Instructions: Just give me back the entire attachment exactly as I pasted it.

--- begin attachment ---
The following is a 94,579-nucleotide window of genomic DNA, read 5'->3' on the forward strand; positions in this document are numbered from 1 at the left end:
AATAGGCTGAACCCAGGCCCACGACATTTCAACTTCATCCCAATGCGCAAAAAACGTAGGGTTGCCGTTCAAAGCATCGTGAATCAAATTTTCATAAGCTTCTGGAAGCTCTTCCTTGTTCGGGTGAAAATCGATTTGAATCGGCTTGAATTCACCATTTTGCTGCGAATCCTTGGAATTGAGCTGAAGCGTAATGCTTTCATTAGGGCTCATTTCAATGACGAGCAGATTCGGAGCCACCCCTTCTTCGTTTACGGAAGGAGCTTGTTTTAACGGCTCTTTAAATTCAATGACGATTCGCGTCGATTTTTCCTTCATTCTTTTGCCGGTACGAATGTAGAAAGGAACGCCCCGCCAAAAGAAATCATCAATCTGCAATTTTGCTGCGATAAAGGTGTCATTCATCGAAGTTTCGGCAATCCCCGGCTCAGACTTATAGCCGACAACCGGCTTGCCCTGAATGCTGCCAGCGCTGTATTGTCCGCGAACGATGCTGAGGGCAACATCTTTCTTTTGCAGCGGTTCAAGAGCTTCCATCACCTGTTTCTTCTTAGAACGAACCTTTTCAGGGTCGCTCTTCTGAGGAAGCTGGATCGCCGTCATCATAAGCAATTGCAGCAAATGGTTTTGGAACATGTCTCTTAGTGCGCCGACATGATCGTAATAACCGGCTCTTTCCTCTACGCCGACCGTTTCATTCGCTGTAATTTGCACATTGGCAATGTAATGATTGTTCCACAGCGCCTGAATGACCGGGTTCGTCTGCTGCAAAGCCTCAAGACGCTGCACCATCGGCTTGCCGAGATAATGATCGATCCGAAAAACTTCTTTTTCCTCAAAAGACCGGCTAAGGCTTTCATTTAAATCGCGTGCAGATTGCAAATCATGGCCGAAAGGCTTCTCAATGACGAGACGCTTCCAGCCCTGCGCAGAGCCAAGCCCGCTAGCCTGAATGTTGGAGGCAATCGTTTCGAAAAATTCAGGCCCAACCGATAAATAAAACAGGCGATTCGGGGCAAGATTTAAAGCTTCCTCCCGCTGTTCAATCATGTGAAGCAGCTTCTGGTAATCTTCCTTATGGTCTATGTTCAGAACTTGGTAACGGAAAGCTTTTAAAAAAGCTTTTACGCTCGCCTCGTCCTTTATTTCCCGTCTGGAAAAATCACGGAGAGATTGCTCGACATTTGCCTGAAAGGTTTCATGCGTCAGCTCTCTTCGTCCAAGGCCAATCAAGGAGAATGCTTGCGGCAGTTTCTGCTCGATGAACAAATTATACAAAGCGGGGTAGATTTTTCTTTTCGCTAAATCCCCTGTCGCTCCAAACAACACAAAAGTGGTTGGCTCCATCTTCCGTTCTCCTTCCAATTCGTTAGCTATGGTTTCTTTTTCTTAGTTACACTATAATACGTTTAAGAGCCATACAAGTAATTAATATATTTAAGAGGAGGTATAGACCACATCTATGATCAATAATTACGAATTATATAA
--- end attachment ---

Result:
The following is a 94,579-nucleotide window of genomic DNA, read 5'->3' on the forward strand; positions in this document are numbered from 1 at the left end:
AATAGGCTGAACCCAGGCCCACGACATTTCAACTTCATCCCAATGCGCAAAAAACGTAGGGTTGCCGTTCAAAGCATCGTGAATCAAATTTTCATAAGCTTCTGGAAGCTCTTCCTTGTTCGGGTGAAAATCGATTTGAATCGGCTTGAATTCACCATTTTGCTGCGAATCCTTGGAATTGAGCTGAAGCGTAATGCTTTCATTAGGGCTCATTTCAATGACGAGCAGATTCGGAGCCACCCCTTCTTCGTTTACGGAAGGAGCTTGTTTTAACGGCTCTTTAAATTCAATGACGATTCGCGTCGATTTTTCCTTCATTCTTTTGCCGGTACGAATGTAGAAAGGAACGCCCCGCCAAAAGAAATCATCAATCTGCAATTTTGCTGCGATAAAGGTGTCATTCATCGAAGTTTCGGCAATCCCCGGCTCAGACTTATAGCCGACAACCGGCTTGCCCTGAATGCTGCCAGCGCTGTATTGTCCGCGAACGATGCTGAGGGCAACATCTTTCTTTTGCAGCGGTTCAAGAGCTTCCATCACCTGTTTCTTCTTAGAACGAACCTTTTCAGGGTCGCTCTTCTGAGGAAGCTGGATCGCCGTCATCATAAGCAATTGCAGCAAATGGTTTTGGAACATGTCTCTTAGTGCGCCGACATGATCGTAATAACCGGCTCTTTCCTCTACGCCGACCGTTTCATTCGCTGTAATTTGCACATTGGCAATGTAATGATTGTTCCACAGCGCCTGAATGACCGGGTTCGTCTGCTGCAAAGCCTCAAGACGCTGCACCATCGGCTTGCCGAGATAATGATCGATCCGAAAAACTTCTTTTTCCTCAAAAGACCGGCTAAGGCTTTCATTTAAATCGCGTGCAGATTGCAAATCATGGCCGAAAGGCTTCTCAATGACGAGACGCTTCCAGCCCTGCGCAGAGCCAAGCCCGCTAGCCTGAATGTTGGAGGCAATCGTTTCGAAAAATTCAGGCCCAACCGATAAATAAAACAGGCGATTCGGGGCAAGATTTAAAGCTTCCTCCCGCTGTTCAATCATGTGAAGCAGCTTCTGGTAATCTTCCTTATGGTCTATGTTCAGAACTTGGTAACGGAAAGCTTTTAAAAAAGCTTTTACGCTCGCCTCGTCCTTTATTTCCCGTCTGGAAAAATCACGGAGAGATTGCTCGACATTTGCCTGAAAGGTTTCATGCGTCAGCTCTCTTCGTCCAAGGCCAATCAAGGAGAATGCTTGCGGCAGTTTCTGCTCGATGAACAAATTATACAAAGCGGGGTAGATTTTTCTTTTCGCTAAATCCCCTGTCGCTCCAAACAACACAAAAGTGGTTGGCTCCATCTTCCGTTCTCCTTCCAATTCGTTAGCTATGGTTTCTTTTTCTTAGTTACACTATAATACGTTTAAGAGCCATACAAGTAATTAATATATTTAAGAGGAGGTATAGACCACATCTATGATCAATAATTACGAATTATATAA